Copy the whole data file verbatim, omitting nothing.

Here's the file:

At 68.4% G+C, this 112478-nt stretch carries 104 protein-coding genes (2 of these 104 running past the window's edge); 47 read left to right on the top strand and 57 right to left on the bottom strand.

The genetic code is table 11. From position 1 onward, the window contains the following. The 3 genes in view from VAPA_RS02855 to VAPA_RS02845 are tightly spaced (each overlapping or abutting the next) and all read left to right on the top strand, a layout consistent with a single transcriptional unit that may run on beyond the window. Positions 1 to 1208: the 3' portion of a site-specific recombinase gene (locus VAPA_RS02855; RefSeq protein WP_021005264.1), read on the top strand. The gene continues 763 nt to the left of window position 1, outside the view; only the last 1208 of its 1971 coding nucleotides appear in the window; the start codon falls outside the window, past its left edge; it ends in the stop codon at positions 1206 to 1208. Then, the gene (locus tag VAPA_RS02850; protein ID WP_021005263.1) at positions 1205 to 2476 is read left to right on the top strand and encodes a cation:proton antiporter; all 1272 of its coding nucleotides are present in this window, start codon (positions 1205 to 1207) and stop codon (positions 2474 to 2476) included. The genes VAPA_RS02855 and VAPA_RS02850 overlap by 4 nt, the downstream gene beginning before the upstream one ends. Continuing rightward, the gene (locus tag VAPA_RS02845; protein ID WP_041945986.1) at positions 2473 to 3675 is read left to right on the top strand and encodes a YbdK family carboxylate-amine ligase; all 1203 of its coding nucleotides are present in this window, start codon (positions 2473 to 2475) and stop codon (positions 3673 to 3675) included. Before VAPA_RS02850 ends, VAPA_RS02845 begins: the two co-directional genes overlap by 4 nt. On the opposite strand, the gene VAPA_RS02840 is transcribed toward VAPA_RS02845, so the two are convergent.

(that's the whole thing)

At 68.4% G+C, this 112478-nt stretch carries 104 protein-coding genes (2 of these 104 running past the window's edge); 47 read left to right on the top strand and 57 right to left on the bottom strand.

The genetic code is table 11. From position 1 onward, the window contains the following. The 3 genes in view from VAPA_RS02855 to VAPA_RS02845 are tightly spaced (each overlapping or abutting the next) and all read left to right on the top strand, a layout consistent with a single transcriptional unit that may run on beyond the window. Positions 1 to 1208: the 3' portion of a site-specific recombinase gene (locus VAPA_RS02855; RefSeq protein WP_021005264.1), read on the top strand. The gene continues 763 nt to the left of window position 1, outside the view; only the last 1208 of its 1971 coding nucleotides appear in the window; the start codon falls outside the window, past its left edge; it ends in the stop codon at positions 1206 to 1208. Then, the gene (locus tag VAPA_RS02850; protein ID WP_021005263.1) at positions 1205 to 2476 is read left to right on the top strand and encodes a cation:proton antiporter; all 1272 of its coding nucleotides are present in this window, start codon (positions 1205 to 1207) and stop codon (positions 2474 to 2476) included. The genes VAPA_RS02855 and VAPA_RS02850 overlap by 4 nt, the downstream gene beginning before the upstream one ends. Continuing rightward, the gene (locus tag VAPA_RS02845; protein ID WP_041945986.1) at positions 2473 to 3675 is read left to right on the top strand and encodes a YbdK family carboxylate-amine ligase; all 1203 of its coding nucleotides are present in this window, start codon (positions 2473 to 2475) and stop codon (positions 3673 to 3675) included. Before VAPA_RS02850 ends, VAPA_RS02845 begins: the two co-directional genes overlap by 4 nt. On the opposite strand, the gene VAPA_RS02840 is transcribed toward VAPA_RS02845, so the two are convergent.